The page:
The biggest difference between a language like Basic even at its high water mark some years ago, and Python is that Phython has plenty of modules for use do do all sorts of cool things. I’m not sure if the Python library is the biggest and vastest and most amazingest of all, but it probably is. So, if you are going to pick a programming language with paradigmatic flexibility, reasonable readability, and a powerful and diverse library of functionality, the Python is probably the way to go.

And therefore, you should teach it to your children. And this is where Python for Kids: A Playful Introduction to Programming by Jason Briggs comes in.


Python for Kids is a lighthearted introduction to the Python programming language, full of fun examples and color illustrations. Jason Briggs begins with the basics of how to install Python and write simple commands. In bite-sized chapters, he explains essential programming concepts. And by the end of the book, kids have built simple games and created cool drawings with Python’s graphics library, Turtle. Each chapter closes with offbeat exercises that challenge the reader to put their newly acquired knowledge to the test.

The first thing that you need to know is this: If your computer has any sort of development environment set up on it, the instructions for installing Python provided in this book may be problematic or at least slightly difficult. I recommend using this book an an installation that is virtualized or simply a different computer than you otherwise develop on, not just so that your kid does not accidentally delete, or worse, alter and publish, your pet projects. Part of the process of modern programming, after all, is learning about the development environment.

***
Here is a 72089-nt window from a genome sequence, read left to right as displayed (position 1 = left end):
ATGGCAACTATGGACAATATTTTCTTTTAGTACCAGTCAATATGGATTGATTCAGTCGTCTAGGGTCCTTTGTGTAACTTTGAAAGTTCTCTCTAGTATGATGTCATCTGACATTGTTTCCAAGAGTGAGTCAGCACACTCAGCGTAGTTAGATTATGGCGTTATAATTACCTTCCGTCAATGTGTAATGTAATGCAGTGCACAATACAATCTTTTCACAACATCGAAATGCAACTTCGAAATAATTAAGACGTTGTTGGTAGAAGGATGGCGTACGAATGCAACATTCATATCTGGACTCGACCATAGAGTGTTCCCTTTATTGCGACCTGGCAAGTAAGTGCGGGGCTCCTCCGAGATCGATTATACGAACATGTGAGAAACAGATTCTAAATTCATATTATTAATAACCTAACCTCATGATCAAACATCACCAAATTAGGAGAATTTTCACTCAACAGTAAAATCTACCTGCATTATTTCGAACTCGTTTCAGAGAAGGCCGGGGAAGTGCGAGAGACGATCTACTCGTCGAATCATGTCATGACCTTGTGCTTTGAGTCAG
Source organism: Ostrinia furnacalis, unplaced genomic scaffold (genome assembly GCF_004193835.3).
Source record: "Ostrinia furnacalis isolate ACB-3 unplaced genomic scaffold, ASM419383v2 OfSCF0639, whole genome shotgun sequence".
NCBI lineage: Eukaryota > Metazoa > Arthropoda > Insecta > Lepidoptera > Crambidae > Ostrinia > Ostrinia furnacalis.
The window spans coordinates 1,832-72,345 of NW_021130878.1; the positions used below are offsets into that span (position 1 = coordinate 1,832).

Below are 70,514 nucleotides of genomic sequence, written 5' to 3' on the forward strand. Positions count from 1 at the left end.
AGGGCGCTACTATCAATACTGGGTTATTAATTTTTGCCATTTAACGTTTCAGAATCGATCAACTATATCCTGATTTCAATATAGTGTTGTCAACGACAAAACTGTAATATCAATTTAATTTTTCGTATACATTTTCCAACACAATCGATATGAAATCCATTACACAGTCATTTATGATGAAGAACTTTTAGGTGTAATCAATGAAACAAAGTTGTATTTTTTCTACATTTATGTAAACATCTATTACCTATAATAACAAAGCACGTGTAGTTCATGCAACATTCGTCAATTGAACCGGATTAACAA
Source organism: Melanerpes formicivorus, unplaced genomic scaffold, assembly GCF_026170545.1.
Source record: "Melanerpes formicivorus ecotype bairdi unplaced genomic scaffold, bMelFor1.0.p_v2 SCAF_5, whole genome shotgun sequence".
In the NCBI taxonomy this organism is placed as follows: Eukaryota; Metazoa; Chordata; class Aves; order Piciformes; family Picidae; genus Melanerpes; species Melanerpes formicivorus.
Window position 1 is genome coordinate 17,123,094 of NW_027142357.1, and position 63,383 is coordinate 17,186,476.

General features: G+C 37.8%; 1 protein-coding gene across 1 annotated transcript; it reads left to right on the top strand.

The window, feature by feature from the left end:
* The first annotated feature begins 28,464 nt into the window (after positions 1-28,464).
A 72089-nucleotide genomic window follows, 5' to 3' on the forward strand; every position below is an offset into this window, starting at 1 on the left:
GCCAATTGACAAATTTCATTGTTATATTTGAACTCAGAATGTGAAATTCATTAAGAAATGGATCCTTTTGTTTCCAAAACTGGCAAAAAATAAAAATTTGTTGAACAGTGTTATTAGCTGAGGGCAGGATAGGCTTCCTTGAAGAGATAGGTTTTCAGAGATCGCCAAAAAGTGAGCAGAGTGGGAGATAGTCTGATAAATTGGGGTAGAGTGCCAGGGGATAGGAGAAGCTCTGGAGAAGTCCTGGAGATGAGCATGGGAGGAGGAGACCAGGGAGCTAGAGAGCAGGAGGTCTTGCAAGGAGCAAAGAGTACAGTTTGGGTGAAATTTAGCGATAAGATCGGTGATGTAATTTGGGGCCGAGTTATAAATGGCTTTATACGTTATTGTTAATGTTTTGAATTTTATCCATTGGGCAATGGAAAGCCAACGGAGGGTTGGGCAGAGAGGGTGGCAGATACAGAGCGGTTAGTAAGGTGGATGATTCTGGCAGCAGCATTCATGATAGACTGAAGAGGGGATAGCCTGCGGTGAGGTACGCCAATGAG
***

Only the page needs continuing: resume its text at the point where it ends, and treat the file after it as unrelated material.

There are a handful of good “learn to program in python” books out there and this one is similar; it is hard to know at which point someone using the book will pass from “Oh, I see, that’s easy” to “Huh?” which usually occurs a chapter or two after the person stopped paying attention to details. Python for Kids: A Playful Introduction to Programming does a good job of avoiding this problem by including a complete and rather extensive project, a game called the “Mr Sick Man Game” (which should be read “Mr. Stick-man game” and not “Mr. Stick… Mangame!”) There are plenty of other projects and individual programs that the book guides the reader through prior to the mangum stick opus. The book uses the “Turtle” module, based on LOGO, for much of this work. as well as the tkinter TH GUI toolkit interface. So if you don’t want your children near those modules, look for a different book, just in case you are involved in some sort of emacs-vim style code war.

Python for Kids is not available at this time but will be shipped in December, so this is a viable stocking stuffer option.

ADDDED: Have a look at this post on teaching your kid math using programming, via Python.